|This article does not cite any sources. (December 2009) (Learn how and when to remove this template message)|
Crescent is a solitaire card game played with two decks of playing cards mixed together. The game is so called because when the cards are dealt properly, the resulting piles should form a large arc or a crescent.
First, one king and one ace of each suit are removed to form the bases for the foundations. The kings are placed on a row, while the aces are placed below the kings. The ninety-six remaining cards are dealt into 16 piles of six cards each, faced down. If the player chooses, the piles should form a large arc, as mentioned above. After the cards are dealt, the top card of each pile is turned face up.
The object is to move all the cards from the semicircle tableau to the foundations. The kings are built down by suit up to aces and the aces are built up, also by suit, to kings.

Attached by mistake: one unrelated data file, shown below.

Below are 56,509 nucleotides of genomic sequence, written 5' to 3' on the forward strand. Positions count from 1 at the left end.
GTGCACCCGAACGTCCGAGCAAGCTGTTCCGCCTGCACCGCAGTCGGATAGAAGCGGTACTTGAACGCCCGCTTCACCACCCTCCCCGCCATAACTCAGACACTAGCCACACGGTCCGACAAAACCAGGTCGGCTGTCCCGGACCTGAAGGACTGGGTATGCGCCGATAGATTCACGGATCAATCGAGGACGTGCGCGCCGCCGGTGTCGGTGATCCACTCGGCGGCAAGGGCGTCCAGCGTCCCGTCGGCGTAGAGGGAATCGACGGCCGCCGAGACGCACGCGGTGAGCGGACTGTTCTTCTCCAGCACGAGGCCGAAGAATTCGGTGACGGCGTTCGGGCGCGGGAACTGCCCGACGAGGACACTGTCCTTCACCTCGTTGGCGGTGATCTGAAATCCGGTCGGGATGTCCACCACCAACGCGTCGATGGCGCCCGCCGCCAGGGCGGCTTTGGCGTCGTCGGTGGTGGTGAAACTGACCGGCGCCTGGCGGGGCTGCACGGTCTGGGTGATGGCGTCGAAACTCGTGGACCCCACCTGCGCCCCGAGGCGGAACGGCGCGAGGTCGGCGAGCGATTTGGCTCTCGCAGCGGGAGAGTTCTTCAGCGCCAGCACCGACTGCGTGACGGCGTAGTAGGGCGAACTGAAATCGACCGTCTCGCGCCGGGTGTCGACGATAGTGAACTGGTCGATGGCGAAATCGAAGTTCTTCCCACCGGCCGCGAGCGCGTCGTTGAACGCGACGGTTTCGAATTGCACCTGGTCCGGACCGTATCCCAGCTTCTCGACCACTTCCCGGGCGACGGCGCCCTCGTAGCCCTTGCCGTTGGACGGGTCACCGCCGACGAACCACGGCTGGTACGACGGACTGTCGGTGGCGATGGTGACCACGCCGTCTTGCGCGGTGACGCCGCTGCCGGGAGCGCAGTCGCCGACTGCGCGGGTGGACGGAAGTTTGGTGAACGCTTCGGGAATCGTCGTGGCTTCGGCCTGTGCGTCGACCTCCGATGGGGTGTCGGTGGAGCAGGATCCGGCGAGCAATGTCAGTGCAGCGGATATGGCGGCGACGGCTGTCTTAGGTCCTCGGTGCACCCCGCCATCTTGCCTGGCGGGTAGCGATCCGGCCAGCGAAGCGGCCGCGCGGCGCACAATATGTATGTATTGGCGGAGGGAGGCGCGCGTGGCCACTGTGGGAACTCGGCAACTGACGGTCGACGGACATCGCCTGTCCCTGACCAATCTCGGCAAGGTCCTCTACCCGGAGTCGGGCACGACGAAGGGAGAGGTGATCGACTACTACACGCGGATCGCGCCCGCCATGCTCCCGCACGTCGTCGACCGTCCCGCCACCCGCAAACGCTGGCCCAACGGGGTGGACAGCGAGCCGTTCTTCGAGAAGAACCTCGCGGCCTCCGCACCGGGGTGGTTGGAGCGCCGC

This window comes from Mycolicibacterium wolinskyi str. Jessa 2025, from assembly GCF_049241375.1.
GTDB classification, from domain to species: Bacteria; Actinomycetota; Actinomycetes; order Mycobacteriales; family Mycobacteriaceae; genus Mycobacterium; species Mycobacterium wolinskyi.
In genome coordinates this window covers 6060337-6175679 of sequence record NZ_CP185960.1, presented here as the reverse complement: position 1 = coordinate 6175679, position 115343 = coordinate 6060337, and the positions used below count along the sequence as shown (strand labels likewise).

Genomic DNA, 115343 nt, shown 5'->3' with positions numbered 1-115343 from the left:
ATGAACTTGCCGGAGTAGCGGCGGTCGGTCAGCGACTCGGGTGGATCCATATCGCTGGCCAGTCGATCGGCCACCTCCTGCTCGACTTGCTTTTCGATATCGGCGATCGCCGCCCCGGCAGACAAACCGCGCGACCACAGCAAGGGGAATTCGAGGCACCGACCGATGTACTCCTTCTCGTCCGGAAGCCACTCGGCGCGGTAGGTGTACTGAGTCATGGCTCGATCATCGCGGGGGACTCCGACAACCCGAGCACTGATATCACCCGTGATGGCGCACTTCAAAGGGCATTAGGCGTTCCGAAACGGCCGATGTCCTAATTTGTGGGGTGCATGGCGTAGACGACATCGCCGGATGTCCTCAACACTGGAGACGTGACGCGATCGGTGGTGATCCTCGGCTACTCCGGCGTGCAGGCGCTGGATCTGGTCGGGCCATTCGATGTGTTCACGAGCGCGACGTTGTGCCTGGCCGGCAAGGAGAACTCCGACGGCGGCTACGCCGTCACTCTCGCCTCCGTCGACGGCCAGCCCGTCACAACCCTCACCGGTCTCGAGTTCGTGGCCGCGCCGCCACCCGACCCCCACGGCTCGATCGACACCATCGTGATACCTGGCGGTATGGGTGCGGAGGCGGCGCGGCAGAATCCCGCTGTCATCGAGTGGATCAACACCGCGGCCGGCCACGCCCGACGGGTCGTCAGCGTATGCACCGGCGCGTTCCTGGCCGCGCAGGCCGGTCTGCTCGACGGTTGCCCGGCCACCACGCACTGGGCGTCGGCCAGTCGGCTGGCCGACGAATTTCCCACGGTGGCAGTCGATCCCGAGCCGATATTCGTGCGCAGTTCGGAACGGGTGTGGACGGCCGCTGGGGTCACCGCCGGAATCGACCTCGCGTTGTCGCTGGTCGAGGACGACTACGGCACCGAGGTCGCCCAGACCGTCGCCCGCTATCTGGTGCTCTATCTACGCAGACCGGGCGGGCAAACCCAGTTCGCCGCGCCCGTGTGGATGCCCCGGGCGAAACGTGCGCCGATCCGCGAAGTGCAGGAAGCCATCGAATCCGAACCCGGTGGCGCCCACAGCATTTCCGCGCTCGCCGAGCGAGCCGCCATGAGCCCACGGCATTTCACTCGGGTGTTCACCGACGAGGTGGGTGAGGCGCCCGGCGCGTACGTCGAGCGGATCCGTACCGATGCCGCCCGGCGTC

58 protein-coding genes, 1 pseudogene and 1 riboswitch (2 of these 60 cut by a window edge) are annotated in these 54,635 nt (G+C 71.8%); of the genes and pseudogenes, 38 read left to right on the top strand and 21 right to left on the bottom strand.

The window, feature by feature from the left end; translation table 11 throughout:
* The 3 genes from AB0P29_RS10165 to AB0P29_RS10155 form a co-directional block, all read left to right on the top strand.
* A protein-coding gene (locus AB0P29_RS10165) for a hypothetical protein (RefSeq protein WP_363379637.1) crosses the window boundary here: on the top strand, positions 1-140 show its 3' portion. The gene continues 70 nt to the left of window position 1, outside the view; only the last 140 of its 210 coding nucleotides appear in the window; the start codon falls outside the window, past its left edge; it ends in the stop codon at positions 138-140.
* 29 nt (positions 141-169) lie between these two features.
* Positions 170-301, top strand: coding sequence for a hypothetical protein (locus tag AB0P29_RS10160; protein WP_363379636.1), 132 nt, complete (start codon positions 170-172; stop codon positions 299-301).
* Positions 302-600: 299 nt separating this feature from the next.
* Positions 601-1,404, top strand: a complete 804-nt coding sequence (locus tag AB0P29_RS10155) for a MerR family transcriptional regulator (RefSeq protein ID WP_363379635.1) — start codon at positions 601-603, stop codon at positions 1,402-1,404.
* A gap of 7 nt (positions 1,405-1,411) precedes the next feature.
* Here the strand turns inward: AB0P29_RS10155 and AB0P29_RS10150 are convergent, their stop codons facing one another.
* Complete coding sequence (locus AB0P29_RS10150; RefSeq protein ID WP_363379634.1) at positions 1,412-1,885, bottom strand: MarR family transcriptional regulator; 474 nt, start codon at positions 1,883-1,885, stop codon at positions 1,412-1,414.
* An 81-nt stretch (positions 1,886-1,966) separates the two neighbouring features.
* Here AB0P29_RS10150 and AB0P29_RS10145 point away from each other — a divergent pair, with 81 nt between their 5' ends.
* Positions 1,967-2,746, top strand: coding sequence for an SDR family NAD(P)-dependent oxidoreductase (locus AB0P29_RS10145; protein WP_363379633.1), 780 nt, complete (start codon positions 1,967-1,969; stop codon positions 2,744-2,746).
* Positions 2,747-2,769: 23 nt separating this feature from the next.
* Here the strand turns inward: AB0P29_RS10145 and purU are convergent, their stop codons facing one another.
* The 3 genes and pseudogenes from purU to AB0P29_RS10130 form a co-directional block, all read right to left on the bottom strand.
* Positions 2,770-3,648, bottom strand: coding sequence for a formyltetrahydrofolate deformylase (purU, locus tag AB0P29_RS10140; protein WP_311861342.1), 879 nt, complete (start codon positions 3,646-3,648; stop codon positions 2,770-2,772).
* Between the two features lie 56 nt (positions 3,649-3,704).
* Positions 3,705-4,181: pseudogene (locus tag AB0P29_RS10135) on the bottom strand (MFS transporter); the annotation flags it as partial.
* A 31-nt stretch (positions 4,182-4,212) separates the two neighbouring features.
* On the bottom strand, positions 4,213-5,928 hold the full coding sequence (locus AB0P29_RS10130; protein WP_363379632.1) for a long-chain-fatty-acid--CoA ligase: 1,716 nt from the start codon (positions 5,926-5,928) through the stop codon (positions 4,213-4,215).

The top card of each pile in the semicircle are available to play on the foundations or around the tableau. Only one card can be moved at a time and building on the tableau is either up or down by suit and can go round-the-corner (placing a king over an ace and vice versa). Once a face-down card becomes exposed, it is turned face up. Spaces are not filled.
When the king and ace foundations are in sequence, one can transfer the cards from one foundation to the other except the base cards.
When all possible moves have been made—or the player has made all moves he wanted to make—a special redeal move is made. The bottom card of each pile on the semicircle is placed on the top without disturbing the order of the other cards in the pile. This can only be done three times in the entire game.
The game is won when all 104 cards end up in the foundations.
As a suggestion, the player can also just deal the 16 piles in any arrangement as a semicircle can possibly be a space waster, especially when the game is played with regular-sized playing cards. Either way, the game stays the same.